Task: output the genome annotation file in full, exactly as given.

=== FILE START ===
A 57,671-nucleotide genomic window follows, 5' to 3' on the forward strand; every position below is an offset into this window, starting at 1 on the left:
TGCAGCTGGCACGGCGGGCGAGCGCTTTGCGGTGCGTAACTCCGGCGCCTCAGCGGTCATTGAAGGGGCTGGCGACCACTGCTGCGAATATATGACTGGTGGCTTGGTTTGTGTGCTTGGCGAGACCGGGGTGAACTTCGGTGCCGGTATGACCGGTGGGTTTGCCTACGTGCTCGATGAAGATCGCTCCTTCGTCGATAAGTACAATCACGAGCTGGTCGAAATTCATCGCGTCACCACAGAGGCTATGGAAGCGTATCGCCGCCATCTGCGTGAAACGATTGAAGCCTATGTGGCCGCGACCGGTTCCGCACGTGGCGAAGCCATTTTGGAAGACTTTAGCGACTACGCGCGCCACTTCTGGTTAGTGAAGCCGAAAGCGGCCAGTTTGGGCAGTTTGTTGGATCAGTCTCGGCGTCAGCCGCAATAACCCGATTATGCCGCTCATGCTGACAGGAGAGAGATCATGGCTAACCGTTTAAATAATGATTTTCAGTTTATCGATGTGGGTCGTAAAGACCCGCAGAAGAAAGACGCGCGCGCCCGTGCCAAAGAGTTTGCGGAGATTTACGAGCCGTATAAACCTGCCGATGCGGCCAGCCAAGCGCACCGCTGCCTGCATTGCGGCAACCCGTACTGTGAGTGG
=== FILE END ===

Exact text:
A 57,671-nucleotide genomic window follows, 5' to 3' on the forward strand; every position below is an offset into this window, starting at 1 on the left:
TGCAGCTGGCACGGCGGGCGAGCGCTTTGCGGTGCGTAACTCCGGCGCCTCAGCGGTCATTGAAGGGGCTGGCGACCACTGCTGCGAATATATGACTGGTGGCTTGGTTTGTGTGCTTGGCGAGACCGGGGTGAACTTCGGTGCCGGTATGACCGGTGGGTTTGCCTACGTGCTCGATGAAGATCGCTCCTTCGTCGATAAGTACAATCACGAGCTGGTCGAAATTCATCGCGTCACCACAGAGGCTATGGAAGCGTATCGCCGCCATCTGCGTGAAACGATTGAAGCCTATGTGGCCGCGACCGGTTCCGCACGTGGCGAAGCCATTTTGGAAGACTTTAGCGACTACGCGCGCCACTTCTGGTTAGTGAAGCCGAAAGCGGCCAGTTTGGGCAGTTTGTTGGATCAGTCTCGGCGTCAGCCGCAATAACCCGATTATGCCGCTCATGCTGACAGGAGAGAGATCATGGCTAACCGTTTAAATAATGATTTTCAGTTTATCGATGTGGGTCGTAAAGACCCGCAGAAGAAAGACGCGCGCGCCCGTGCCAAAGAGTTTGCGGAGATTTACGAGCCGTATAAACCTGCCGATGCGGCCAGCCAAGCGCACCGCTGCCTGCATTGCGGCAACCCGTACTGTGAGTGG